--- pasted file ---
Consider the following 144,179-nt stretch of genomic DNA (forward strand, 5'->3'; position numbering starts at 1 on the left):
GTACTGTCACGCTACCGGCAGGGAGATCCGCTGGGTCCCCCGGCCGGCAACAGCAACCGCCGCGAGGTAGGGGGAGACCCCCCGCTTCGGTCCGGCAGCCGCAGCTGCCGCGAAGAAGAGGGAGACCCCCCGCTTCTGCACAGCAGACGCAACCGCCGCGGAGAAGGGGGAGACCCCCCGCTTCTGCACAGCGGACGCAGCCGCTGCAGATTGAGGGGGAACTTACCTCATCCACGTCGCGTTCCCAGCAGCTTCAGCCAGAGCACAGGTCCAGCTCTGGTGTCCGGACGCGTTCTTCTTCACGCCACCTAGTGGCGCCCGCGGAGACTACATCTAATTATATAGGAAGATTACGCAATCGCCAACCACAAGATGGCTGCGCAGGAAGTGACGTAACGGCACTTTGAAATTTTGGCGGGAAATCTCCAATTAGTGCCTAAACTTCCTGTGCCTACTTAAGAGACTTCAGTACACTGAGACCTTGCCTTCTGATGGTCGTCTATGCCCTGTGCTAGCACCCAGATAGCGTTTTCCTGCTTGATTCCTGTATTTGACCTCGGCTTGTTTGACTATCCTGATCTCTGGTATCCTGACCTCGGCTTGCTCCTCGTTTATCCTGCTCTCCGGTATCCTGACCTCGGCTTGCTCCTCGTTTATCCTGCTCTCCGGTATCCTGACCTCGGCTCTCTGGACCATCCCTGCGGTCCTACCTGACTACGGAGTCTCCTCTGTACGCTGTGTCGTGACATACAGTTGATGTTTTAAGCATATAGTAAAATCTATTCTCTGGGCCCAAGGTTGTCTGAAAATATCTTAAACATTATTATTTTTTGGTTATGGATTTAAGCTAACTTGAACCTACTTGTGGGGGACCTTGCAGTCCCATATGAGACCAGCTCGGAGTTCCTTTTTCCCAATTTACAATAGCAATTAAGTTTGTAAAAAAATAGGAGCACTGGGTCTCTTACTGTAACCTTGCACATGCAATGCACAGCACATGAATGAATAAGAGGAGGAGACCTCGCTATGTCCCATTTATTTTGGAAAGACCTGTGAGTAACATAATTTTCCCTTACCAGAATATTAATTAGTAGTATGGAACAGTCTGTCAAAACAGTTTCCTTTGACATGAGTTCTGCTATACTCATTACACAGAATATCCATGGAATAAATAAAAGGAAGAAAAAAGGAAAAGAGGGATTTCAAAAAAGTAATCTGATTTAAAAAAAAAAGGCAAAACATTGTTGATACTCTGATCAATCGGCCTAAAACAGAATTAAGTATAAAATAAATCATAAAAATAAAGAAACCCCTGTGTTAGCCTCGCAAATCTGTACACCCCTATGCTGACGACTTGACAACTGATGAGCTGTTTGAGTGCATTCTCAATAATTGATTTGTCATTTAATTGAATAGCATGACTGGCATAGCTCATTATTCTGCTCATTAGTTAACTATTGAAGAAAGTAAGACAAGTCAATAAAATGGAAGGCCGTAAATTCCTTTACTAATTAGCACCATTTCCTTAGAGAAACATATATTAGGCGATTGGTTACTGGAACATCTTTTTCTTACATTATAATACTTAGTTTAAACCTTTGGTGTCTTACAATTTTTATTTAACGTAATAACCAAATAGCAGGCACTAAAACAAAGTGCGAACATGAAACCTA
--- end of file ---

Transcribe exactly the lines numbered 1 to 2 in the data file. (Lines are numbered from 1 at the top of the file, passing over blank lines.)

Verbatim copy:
Consider the following 144,179-nt stretch of genomic DNA (forward strand, 5'->3'; position numbering starts at 1 on the left):
GTACTGTCACGCTACCGGCAGGGAGATCCGCTGGGTCCCCCGGCCGGCAACAGCAACCGCCGCGAGGTAGGGGGAGACCCCCCGCTTCGGTCCGGCAGCCGCAGCTGCCGCGAAGAAGAGGGAGACCCCCCGCTTCTGCACAGCAGACGCAACCGCCGCGGAGAAGGGGGAGACCCCCCGCTTCTGCACAGCGGACGCAGCCGCTGCAGATTGAGGGGGAACTTACCTCATCCACGTCGCGTTCCCAGCAGCTTCAGCCAGAGCACAGGTCCAGCTCTGGTGTCCGGACGCGTTCTTCTTCACGCCACCTAGTGGCGCCCGCGGAGACTACATCTAATTATATAGGAAGATTACGCAATCGCCAACCACAAGATGGCTGCGCAGGAAGTGACGTAACGGCACTTTGAAATTTTGGCGGGAAATCTCCAATTAGTGCCTAAACTTCCTGTGCCTACTTAAGAGACTTCAGTACACTGAGACCTTGCCTTCTGATGGTCGTCTATGCCCTGTGCTAGCACCCAGATAGCGTTTTCCTGCTTGATTCCTGTATTTGACCTCGGCTTGTTTGACTATCCTGATCTCTGGTATCCTGACCTCGGCTTGCTCCTCGTTTATCCTGCTCTCCGGTATCCTGACCTCGGCTTGCTCCTCGTTTATCCTGCTCTCCGGTATCCTGACCTCGGCTCTCTGGACCATCCCTGCGGTCCTACCTGACTACGGAGTCTCCTCTGTACGCTGTGTCGTGACATACAGTTGATGTTTTAAGCATATAGTAAAATCTATTCTCTGGGCCCAAGGTTGTCTGAAAATATCTTAAACATTATTATTTTTTGGTTATGGATTTAAGCTAACTTGAACCTACTTGTGGGGGACCTTGCAGTCCCATATGAGACCAGCTCGGAGTTCCTTTTTCCCAATTTACAATAGCAATTAAGTTTGTAAAAAAATAGGAGCACTGGGTCTCTTACTGTAACCTTGCACATGCAATGCACAGCACATGAATGAATAAGAGGAGGAGACCTCGCTATGTCCCATTTATTTTGGAAAGACCTGTGAGTAACATAATTTTCCCTTACCAGAATATTAATTAGTAGTATGGAACAGTCTGTCAAAACAGTTTCCTTTGACATGAGTTCTGCTATACTCATTACACAGAATATCCATGGAATAAATAAAAGGAAGAAAAAAGGAAAAGAGGGATTTCAAAAAAGTAATCTGATTTAAAAAAAAAAGGCAAAACATTGTTGATACTCTGATCAATCGGCCTAAAACAGAATTAAGTATAAAATAAATCATAAAAATAAAGAAACCCCTGTGTTAGCCTCGCAAATCTGTACACCCCTATGCTGACGACTTGACAACTGATGAGCTGTTTGAGTGCATTCTCAATAATTGATTTGTCATTTAATTGAATAGCATGACTGGCATAGCTCATTATTCTGCTCATTAGTTAACTATTGAAGAAAGTAAGACAAGTCAATAAAATGGAAGGCCGTAAATTCCTTTACTAATTAGCACCATTTCCTTAGAGAAACATATATTAGGCGATTGGTTACTGGAACATCTTTTTCTTACATTATAATACTTAGTTTAAACCTTTGGTGTCTTACAATTTTTATTTAACGTAATAACCAAATAGCAGGCACTAAAACAAAGTGCGAACATGAAACCTA